The Nansen Initiative: Global Consultation Report

The Nansen Initiative
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Forced displacement related to disasters, including the adverse effects of climate change, is a reality and among the biggest humanitarian challenges facing States and the international community in the 21st century. Between 2008 and 2014 a total of 184.4 million people were displaced by sudden-onset disasters, an average of 26.4 million people newly displaced each year. Of these, an annual average of 22.5 million people was displaced by weather- and climate-related sudden-onset hazards. Others have to move because of the effects of sea level rise, desertification or environmental degradation. Looking to the future, there is high agreement among scientists that climate change, in combination with other factors, is projected to increase displacement.

The Nansen Initiative is a state-led, bottom-up consultative process intended to identify effective practices and build consensus on key principles and elements to address the protection and assistance needs of persons displaced across borders in the context of disasters, including the adverse effects of climate change. It was launched by the Governments of Norway and Switzerland in October 2012, with the support of the Steering
Group comprised of Australia, Bangladesh, Costa Rica, Germany, Kenya, Mexico, and the Philippines, and accompanied by the Group of Friends co-chaired by Morocco and the European Union. The Initiative builds on paragraph 14(f) of the 2010 UNFCCC Cancun Agreement on climate change adaptation which recognizes displacement, migration and planned relocation as one of the challenges to adapt to climate change.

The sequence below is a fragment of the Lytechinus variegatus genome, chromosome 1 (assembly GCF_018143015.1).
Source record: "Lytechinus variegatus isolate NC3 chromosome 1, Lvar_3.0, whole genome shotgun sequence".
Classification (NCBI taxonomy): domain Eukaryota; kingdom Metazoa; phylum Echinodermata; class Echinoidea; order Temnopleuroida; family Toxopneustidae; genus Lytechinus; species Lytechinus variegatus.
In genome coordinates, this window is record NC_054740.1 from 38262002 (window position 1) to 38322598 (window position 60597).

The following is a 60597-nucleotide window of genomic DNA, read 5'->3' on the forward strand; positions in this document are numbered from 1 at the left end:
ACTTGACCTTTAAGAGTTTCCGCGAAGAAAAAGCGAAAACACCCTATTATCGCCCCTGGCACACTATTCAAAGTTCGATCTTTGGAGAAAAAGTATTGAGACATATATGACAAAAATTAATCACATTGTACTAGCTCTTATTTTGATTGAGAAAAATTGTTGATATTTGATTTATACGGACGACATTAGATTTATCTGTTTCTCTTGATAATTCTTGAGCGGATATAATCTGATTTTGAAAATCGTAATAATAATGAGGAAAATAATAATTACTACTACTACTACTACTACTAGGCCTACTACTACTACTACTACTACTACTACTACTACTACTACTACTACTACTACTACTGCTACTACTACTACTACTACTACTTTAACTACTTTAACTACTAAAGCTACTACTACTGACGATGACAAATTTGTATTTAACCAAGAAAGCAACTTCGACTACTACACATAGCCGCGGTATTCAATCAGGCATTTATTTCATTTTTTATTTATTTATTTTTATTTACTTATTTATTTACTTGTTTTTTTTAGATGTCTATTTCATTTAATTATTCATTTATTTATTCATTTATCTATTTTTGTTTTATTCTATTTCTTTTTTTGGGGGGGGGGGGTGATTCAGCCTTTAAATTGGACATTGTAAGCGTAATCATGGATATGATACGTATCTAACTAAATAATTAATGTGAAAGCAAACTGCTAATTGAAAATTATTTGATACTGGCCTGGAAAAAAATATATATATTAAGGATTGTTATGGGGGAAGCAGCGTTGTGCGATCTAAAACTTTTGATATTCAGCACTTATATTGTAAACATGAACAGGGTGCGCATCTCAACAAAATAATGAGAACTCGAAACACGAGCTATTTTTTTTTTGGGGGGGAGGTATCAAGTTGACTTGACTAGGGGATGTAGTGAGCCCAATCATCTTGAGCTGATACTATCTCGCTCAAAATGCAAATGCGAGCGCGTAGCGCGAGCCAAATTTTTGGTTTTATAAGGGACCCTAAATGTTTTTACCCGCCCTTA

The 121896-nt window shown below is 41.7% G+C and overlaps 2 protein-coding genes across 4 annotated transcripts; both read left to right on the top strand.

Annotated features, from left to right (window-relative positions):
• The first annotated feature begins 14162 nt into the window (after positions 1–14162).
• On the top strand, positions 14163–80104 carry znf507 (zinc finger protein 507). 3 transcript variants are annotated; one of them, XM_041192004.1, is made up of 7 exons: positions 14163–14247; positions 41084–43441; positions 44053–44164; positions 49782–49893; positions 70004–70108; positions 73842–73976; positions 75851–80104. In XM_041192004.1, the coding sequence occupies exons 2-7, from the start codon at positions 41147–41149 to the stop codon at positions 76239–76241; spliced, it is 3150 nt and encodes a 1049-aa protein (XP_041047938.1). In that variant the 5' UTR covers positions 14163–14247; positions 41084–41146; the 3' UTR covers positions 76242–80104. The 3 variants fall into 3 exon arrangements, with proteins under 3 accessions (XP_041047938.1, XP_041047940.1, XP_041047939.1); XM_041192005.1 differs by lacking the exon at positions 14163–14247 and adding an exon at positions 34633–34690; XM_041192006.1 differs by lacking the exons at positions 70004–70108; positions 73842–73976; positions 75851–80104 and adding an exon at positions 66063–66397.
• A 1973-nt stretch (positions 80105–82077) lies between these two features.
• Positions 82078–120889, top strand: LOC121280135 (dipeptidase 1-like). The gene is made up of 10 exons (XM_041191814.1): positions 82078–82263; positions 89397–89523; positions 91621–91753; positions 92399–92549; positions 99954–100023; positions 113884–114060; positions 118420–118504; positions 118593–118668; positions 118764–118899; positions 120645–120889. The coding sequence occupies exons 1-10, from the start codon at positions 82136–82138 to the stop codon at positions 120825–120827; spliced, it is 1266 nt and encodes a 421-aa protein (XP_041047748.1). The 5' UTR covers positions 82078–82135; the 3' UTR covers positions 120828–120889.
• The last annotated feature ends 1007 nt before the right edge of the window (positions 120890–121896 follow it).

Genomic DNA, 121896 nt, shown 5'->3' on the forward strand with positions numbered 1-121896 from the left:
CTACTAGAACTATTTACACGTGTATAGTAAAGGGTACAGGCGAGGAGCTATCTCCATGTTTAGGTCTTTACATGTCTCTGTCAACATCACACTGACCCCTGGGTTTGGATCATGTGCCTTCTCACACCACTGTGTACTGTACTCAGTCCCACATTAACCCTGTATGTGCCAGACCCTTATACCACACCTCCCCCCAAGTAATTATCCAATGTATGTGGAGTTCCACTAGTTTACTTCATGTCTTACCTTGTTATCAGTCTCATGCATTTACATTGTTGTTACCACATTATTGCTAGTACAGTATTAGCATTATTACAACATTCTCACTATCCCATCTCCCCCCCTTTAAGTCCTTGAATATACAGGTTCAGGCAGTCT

The Agenda for the Protection of Cross-Border Displaced Persons in the Context of Disasters and Climate Change (Protection Agenda) was endorsed by 109 governmental delegations during a global intergovernmental consultation on 12-13 October 2015 in Geneva, Switzerland that gathered a total of 361 participants representing governments, international organizations, academic institutions and civil society. The Protection Agenda consolidates the outcomes of a series of regional intergovernmental consultations and civil society meetings convened by the Nansen Initiative in Africa, the Americas, Asia and the Pacific over the course of 2013-2015, as well as research commissioned by the Nansen Initiative. The purpose of the Protection Agenda is to enhance understanding, provide a conceptual framework, and identify effective practices for strengthening the protection of cross-border disaster-displaced persons. Rather than calling for a new binding international convention on cross-border disaster-displacement, the Agenda supports an approach that focuses on the integration of effective practices by States and (sub-) regional organizations into their own normative frameworks in accordance with their specific situations and challenges.

In particular, the Protection Agenda addresses the protection and assistance needs of cross-border disaster-displaced persons by exploring potential measures that States may voluntarily adopt and harmonize to admit such persons relying on humanitarian considerations and international solidarity with disaster affected countries and communities. At the same time, the Agenda identifies effective practices to manage disaster displacement risk in the country of origin to prevent displacement by i) reducing vulnerability and building resilience to disaster displacement risk, ii) facilitating migration out of hazardous areas before disasters strike, iii) conducting planned relocation and iv) responding to the needs of internally displaced persons. The Protection Agenda ends with a list of priority areas for future action at national, (sub-) regional and international levels.

The Nansen Initiative